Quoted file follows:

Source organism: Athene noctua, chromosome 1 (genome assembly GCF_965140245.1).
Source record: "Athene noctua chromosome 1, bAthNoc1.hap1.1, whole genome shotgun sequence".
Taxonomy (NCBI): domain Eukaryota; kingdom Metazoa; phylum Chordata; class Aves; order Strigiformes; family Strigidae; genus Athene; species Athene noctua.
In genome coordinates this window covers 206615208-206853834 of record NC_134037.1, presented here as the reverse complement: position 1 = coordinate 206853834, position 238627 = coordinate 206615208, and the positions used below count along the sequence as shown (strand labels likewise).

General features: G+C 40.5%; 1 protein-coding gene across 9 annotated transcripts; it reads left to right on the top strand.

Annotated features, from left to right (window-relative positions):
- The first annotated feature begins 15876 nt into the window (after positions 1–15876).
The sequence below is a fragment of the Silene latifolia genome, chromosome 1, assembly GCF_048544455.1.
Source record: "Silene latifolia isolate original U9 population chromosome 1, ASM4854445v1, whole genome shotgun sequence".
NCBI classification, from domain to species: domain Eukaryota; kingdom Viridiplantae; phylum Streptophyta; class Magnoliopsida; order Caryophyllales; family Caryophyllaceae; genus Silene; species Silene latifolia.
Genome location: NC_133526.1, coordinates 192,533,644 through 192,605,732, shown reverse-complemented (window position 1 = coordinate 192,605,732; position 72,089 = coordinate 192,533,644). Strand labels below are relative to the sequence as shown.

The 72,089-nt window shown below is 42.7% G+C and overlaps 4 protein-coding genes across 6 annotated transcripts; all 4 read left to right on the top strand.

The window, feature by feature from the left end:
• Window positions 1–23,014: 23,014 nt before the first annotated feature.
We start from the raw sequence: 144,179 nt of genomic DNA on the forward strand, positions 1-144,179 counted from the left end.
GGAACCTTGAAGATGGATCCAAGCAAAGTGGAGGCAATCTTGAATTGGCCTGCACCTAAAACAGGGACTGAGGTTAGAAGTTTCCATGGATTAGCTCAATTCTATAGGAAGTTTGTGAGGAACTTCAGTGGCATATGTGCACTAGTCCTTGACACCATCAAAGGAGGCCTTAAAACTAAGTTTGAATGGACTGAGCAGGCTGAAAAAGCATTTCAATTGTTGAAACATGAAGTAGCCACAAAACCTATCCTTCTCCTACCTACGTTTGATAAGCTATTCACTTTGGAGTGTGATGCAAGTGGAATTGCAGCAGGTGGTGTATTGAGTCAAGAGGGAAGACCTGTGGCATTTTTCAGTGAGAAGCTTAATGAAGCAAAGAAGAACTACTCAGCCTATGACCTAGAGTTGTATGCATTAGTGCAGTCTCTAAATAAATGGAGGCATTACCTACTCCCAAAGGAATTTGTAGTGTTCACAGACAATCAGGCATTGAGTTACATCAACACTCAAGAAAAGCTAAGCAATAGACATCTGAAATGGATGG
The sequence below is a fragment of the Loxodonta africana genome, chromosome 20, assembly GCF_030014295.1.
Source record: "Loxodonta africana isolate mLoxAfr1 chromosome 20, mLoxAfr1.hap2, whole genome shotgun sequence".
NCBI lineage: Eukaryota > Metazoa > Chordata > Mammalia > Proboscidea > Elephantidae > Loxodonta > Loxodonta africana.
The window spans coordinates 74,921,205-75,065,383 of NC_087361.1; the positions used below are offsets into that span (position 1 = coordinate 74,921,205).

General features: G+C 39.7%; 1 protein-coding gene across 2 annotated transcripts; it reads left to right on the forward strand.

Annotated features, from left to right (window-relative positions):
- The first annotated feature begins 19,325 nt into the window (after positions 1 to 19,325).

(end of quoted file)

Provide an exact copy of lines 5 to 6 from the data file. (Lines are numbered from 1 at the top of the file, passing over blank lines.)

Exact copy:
General features: G+C 40.5%; 1 protein-coding gene across 9 annotated transcripts; it reads left to right on the top strand.

Annotated features, from left to right (window-relative positions):